fname <-fullPath(dir,"UrbanDist.jpg")
hist(NasaRural$Urban,main="Distance to Closest Urban",col="blue",labels=TRUE,breaks=15,xlab="Distance(km)",xlim=c(0,50))

Again, we take the rural stations and count how many stations have an urban pixel within 3km. That would be 10. How many have an urban pixel within 5km? 41, within 10km? 154. Location accuracy matters. Next, I noted that NASA have added a test looking at “pitch black” stations. That is, stations with light =0. What do these look like. First a count

PitchDark <- ifelse(Inv$DSMP==0,T,F)
fname <-fullPath(dir,"Pitchdark.jpg")
main="Frequency of Pitch dark stations in Giss Inv",
names.arg=c("Pitch dark Stations","Some Light "),col="blue")

The issue, however, is not with the actual value at the station (0-10) the issue is station location accuracy. What is needed is accurate location data. Sorting for pitch dark does no good if the location is wrong. To understand that we will start to look at the pixel surrounding a pitch black station.  Because of the location errors we start by screening at the CELL. Here we know this: we know that for these stations there are no lit pixels within 55km. So, inthese cases location error is not a factor. The station could be anywhere in this 1 degree cell and it would still be pitch dark. This is a conservative screen which would minimize misidentification of peri urban or urban sites as rural. Again, better location data and this screen becaomes less stringent

DarkCells <- ifelse(Inv$MaxLights==0,T,F)
fname <-fullPath(dir,"Darkcells.jpg")
main="Frequency of Pitch dark cells in Giss Inv",names.arg=c("Pitch dark Cells","Some Light "),col="blue")

So, there are roughly 1000 stations where the station is pitch dark and all the surrounding area ( 55km) is dark. And next we look at “dim” cells. This approach counts the stations that are in areas where the entire cell has DN numbers less than 11. All rural cells:

DimCells <- ifelse(Inv$MaxLights<11,T,F)
fname <-fullPath(dir,"Dimcells.jpg")
main="Frequency of Dim cells in Giss Inv",names.arg=c("Dim Cells","Some Light "),col="blue")

As one might expect the number increases a bit. There are roughly 1200 stations where the  station and the surrounding area ( radius 55km) are all rural by Imhoff’s designation. So location error doesnt play here as well. Next we look, at pitch dark stations. And here we asses the pixels in the vicinity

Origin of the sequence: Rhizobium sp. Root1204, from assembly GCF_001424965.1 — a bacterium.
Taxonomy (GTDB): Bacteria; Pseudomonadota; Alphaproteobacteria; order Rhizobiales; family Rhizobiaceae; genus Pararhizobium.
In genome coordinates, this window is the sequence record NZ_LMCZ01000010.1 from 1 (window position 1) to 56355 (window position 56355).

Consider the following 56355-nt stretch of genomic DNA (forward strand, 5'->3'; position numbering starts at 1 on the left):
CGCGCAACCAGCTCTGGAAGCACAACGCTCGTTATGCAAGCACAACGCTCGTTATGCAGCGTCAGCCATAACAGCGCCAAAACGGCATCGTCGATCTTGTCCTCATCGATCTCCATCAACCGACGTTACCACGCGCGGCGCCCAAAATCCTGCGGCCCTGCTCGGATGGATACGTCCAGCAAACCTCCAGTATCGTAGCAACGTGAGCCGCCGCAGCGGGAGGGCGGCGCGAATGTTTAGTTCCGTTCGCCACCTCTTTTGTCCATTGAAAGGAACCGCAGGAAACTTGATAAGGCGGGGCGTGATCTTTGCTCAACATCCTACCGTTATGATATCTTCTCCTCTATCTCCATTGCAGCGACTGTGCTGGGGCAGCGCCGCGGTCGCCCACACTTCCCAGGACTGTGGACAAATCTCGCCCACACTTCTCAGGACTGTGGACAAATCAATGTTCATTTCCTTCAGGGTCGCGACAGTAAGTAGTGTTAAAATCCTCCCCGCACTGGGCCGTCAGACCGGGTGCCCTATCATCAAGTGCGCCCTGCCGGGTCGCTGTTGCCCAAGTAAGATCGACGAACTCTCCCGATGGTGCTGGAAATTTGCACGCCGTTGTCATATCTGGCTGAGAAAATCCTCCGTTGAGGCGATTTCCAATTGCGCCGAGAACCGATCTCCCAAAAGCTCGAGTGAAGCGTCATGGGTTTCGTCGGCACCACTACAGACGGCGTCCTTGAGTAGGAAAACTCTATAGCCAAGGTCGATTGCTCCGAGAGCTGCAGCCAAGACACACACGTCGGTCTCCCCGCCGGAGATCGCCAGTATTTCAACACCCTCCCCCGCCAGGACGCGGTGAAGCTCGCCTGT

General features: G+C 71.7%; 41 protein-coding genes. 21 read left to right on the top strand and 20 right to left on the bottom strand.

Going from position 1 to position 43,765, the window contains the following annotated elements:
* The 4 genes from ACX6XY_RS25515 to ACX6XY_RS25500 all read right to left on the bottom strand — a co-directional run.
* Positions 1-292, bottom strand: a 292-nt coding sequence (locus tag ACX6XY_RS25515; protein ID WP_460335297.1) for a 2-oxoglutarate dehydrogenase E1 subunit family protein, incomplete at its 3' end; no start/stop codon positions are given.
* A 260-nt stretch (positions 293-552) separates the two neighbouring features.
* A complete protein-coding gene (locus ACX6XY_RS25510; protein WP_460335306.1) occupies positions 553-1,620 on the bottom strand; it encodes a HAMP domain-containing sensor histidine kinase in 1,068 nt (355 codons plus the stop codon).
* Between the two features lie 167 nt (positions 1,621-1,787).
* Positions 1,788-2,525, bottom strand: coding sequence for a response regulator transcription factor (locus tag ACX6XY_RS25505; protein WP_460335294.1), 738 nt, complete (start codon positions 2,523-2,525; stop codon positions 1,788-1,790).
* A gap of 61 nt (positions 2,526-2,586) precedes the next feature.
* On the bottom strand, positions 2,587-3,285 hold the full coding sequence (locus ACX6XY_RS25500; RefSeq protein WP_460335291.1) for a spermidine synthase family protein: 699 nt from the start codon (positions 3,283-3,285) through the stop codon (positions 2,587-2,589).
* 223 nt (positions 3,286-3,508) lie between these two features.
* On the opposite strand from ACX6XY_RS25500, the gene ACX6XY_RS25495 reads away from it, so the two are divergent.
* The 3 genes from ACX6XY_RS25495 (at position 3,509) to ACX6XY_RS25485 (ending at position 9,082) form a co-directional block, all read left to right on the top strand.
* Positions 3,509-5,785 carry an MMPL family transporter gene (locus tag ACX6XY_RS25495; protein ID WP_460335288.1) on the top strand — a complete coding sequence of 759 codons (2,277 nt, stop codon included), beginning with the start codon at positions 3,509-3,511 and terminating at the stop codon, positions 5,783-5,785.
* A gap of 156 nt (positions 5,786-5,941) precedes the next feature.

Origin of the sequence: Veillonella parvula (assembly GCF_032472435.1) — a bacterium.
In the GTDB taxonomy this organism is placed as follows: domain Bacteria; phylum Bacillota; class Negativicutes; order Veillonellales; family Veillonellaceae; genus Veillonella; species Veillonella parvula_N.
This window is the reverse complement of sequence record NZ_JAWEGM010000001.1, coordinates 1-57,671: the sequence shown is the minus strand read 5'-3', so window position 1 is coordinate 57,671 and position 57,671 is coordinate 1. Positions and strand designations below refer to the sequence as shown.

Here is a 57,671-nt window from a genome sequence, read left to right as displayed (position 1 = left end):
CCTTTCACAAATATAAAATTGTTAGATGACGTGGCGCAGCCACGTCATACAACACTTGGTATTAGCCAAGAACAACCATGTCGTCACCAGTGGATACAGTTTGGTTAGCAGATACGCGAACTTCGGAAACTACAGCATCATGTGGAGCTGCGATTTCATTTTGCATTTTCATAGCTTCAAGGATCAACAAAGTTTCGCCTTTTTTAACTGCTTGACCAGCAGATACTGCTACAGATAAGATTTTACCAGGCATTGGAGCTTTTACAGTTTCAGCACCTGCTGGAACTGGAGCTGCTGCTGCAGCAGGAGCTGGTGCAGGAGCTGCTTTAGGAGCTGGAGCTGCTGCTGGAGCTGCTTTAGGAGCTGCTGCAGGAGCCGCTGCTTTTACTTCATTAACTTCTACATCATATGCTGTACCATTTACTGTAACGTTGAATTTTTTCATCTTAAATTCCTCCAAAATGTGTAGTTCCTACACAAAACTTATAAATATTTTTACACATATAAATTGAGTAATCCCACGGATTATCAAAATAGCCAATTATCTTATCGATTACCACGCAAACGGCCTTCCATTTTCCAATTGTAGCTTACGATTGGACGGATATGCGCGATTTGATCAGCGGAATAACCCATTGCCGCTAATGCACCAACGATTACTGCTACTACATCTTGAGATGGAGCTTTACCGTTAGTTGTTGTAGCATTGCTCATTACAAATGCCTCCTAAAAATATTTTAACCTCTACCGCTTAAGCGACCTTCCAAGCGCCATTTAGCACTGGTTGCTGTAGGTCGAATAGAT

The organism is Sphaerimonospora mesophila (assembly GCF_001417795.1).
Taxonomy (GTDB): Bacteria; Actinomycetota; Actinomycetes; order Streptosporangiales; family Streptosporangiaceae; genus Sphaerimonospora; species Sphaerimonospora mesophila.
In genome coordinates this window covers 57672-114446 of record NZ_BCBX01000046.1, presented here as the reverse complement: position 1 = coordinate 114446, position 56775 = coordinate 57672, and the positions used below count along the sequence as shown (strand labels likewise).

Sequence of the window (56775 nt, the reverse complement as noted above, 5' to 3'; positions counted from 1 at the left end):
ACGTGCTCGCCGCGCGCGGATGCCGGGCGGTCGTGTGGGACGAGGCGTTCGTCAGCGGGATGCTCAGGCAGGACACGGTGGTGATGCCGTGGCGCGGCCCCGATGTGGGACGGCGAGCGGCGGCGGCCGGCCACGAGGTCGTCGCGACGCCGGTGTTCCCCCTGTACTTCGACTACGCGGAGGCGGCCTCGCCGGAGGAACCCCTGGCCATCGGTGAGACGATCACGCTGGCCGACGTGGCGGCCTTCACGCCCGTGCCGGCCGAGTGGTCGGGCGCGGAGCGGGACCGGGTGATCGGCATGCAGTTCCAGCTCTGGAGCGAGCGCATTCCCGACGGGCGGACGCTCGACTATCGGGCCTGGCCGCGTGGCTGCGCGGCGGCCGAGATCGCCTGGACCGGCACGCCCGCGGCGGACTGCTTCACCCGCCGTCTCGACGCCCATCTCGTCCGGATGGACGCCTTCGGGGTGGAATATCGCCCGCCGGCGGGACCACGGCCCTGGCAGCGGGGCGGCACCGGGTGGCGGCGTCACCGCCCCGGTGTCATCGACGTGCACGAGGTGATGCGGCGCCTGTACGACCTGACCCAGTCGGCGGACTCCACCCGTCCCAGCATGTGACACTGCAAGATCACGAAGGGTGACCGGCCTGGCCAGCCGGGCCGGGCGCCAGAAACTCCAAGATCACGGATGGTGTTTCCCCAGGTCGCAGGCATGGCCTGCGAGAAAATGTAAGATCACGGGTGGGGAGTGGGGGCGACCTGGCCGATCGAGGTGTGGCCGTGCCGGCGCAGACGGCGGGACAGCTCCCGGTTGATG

fname <-fullPath(dir,"PeriPitchdark.jpg")
hist(Inv$PeriUrban[PitchDark],col="blue",labels=TRUE,breaks=20,xlab="Distance(km)",main="Occurance of peri urban by pitch dark stations",xlim=c(0,50))

The appraoch here is to look at pitch dark stations and then see what is within 3km, 5km etc.  Of all the pitch dark stations that NASA could select in its pitch dark test, 477 of them had periurban pixels within 3km, 224 stations had peri urban pixels within 5km. if the station location is off, then these stations would not be pitch dark.

Next we look at the occurance of urban pixels within these boundaries

fname <-fullPath(dir,"UrbanPitchdark.jpg")
hist(Inv$Urban[PitchDark],col="blue",labels=TRUE,breaks=20,xlab="Distance(km)",main="Occurance of Urban by pitch dark stations",xlim=c(0,50))

So, if you look at all pitch dark stations, 6 of them have an urban pixel within 3km, 19 have an urban pixel within 5km. 68 have an urban pixel within 10km, 113 within 20km. and so forth. Finally, we look at 3 different kinds of sites. we count “pitch black cells, pitch black stations with rural lights for 55km, and finally rural cells. We’ve done these before but here we just put them on one chart

siteType <- vector(length=3)
pdInv <- Inv[PitchDark,]
siteType[1] <-nrow(pdInv[which(pdInv$MaxLights == 0),])
siteType[2] <-nrow(pdInv[which(pdInv$MaxLights <  11),])
siteType[3] <-nrow(Inv[which(Inv$MaxLights <  11 ),])
fname <-fullPath(dir,"RuralcellType.jpg")
barplot(height=siteType,main="1deg cell types",col="blue",names.arg=c("Black Cells","Dark Station/rural cell","Rural Cells"))

Any of these screens would diminish the location  error problems. Finally, I take the data from Imhoff and I contstruct a field for population density in sq km. This gets added to the inventory. Theres more work to do here. Documenting pitch black stations with urban pixels nearby, fusion tables, google tours, overlays on google earth. Fun times ahead

PopDensity <- vector(length=nrow(Inv))

for(i in 1:nrow(Inv)){










PopDensity <- PopDensity*100


fname <-fullPath(dir,"GissInvEnhanced.inv")